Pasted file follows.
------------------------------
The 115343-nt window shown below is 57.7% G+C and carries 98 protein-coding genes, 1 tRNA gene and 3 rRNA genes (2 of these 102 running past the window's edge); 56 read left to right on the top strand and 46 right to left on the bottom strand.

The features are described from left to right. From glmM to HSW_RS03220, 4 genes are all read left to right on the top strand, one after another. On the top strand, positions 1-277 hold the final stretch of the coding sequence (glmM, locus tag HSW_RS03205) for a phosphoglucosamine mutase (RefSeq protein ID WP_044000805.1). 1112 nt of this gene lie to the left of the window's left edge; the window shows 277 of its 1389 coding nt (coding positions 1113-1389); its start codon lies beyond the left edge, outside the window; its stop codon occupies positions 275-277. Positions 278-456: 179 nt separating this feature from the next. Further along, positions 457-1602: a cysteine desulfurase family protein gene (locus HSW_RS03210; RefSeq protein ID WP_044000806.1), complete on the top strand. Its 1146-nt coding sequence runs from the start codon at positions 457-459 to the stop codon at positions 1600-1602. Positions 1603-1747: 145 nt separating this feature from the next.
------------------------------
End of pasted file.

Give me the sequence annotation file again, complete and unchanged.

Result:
The 115343-nt window shown below is 57.7% G+C and carries 98 protein-coding genes, 1 tRNA gene and 3 rRNA genes (2 of these 102 running past the window's edge); 56 read left to right on the top strand and 46 right to left on the bottom strand.

The features are described from left to right. From glmM to HSW_RS03220, 4 genes are all read left to right on the top strand, one after another. On the top strand, positions 1-277 hold the final stretch of the coding sequence (glmM, locus tag HSW_RS03205) for a phosphoglucosamine mutase (RefSeq protein ID WP_044000805.1). 1112 nt of this gene lie to the left of the window's left edge; the window shows 277 of its 1389 coding nt (coding positions 1113-1389); its start codon lies beyond the left edge, outside the window; its stop codon occupies positions 275-277. Positions 278-456: 179 nt separating this feature from the next. Further along, positions 457-1602: a cysteine desulfurase family protein gene (locus HSW_RS03210; RefSeq protein ID WP_044000806.1), complete on the top strand. Its 1146-nt coding sequence runs from the start codon at positions 457-459 to the stop codon at positions 1600-1602. Positions 1603-1747: 145 nt separating this feature from the next.